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An 11-year-old Grant County Middle School student said bullies broke his leg in three places after an altercation in the bathroom.
The Grant County Sheriff’s Office is investigating, but have not determined who is to blame.
“Obviously, one child does have a broken leg, but we don’t know who the real victim is,” said Grant County Sheriff Chuck Dills.
The story of Devin McCracken’s injuries spread through Grant County and beyond after a family member posted information about the incident on Facebook last week.
School and police said news media began calling and requesting information about the alleged incident.
“The case is still under investigation and charges could be filed,” said Dills.
McCracken claims that on April 19, he was beaten up in the boy’s bathroom at GCMS, where his leg was broken. Dills said other students in the bathroom at the time of the incident told police that
McCracken and two or three others were “horsing” around in the bathroom when his leg was broken.
The postings on Facebook accused the school district of not protecting McCracken and chided police for mishandling the investigation.
“We have not dropped the ball,” Dills said. “Even if we had a report, we couldn’t give it out because it involves a minor.”
Don Ruberg, legal counsel for Grant County schools, stressed that there are two sides to the incident.
“We are not allowed, under FERPA, to talk about this situation and we (the school district) have repeatedly requested that the child’s mother give us permission to tell what happened in the incident and she has refused to let us do that,” Ruberg said.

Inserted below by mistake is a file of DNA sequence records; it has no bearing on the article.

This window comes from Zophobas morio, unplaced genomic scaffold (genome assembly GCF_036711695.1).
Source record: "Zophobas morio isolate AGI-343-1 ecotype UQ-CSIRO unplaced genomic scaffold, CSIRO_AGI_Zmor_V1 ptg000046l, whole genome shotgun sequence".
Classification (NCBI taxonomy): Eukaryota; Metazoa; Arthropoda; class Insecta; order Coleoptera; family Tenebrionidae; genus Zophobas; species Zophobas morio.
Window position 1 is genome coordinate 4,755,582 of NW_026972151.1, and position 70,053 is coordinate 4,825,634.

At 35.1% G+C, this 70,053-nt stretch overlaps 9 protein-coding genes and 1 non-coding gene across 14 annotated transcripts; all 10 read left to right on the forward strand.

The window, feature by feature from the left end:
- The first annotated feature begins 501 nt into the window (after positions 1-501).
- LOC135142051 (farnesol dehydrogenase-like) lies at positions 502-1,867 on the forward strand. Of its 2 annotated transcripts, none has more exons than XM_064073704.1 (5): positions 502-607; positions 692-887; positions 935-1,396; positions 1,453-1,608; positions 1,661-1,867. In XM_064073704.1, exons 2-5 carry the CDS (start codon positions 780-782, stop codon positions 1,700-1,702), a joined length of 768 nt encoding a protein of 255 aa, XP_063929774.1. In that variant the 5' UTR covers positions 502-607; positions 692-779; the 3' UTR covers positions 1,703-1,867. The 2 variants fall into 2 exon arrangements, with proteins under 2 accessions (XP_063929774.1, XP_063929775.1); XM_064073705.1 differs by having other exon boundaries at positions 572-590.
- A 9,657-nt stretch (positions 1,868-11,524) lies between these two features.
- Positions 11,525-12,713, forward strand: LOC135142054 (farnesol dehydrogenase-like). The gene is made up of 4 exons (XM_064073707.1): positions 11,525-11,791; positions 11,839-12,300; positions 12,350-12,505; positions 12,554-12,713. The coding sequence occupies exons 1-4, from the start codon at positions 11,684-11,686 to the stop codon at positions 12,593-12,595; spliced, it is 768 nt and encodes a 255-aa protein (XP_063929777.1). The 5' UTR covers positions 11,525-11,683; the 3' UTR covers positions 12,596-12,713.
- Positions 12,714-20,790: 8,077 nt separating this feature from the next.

FERPA is the Family Educational Rights and Privacy Act, a federal law that protects the privacy of student education records. Generally, schools must have written permission from a parent or guardian in order to release any information from the student’s records.
Ruberg said the incident is not only being investigated by the Grant County Sheriff’s Office, but the school district and the Office of Educational Accountability.
Dills said that social media can be both a blessing and a curse for law enforcement.
“We’ve been able to use Facebook to obtain information about break-ins and drugs,” Dills said.
He said police have used the social sites to locate felons and recover stolen property.
“Some have posted photos of themselves with stolen merchandise,” he said. “We even had a convicted felon with an outstanding warrant who posted a photo of himself holding guns. When we picked him up on the warrant, we were able to charge him with other charges because of the Facebook posting.”
Dills said most of the information he has received from social media comes to his personal Facebook page.
“I’d say that I receive at least one or two tips a day and sometimes as many as 10 or 12,” he said.
On the flip side, social media and public postings can sometimes hinder an investigation.
“We get a lot of complaints from people over harassing communications because they go back and forth on social sites and then there’s the situation when mis-information makes its rounds. It may look like we are concealing something, but the law may prohibit us from discussing the case, especially when you are talking a case involving a juvenile,” Dills said.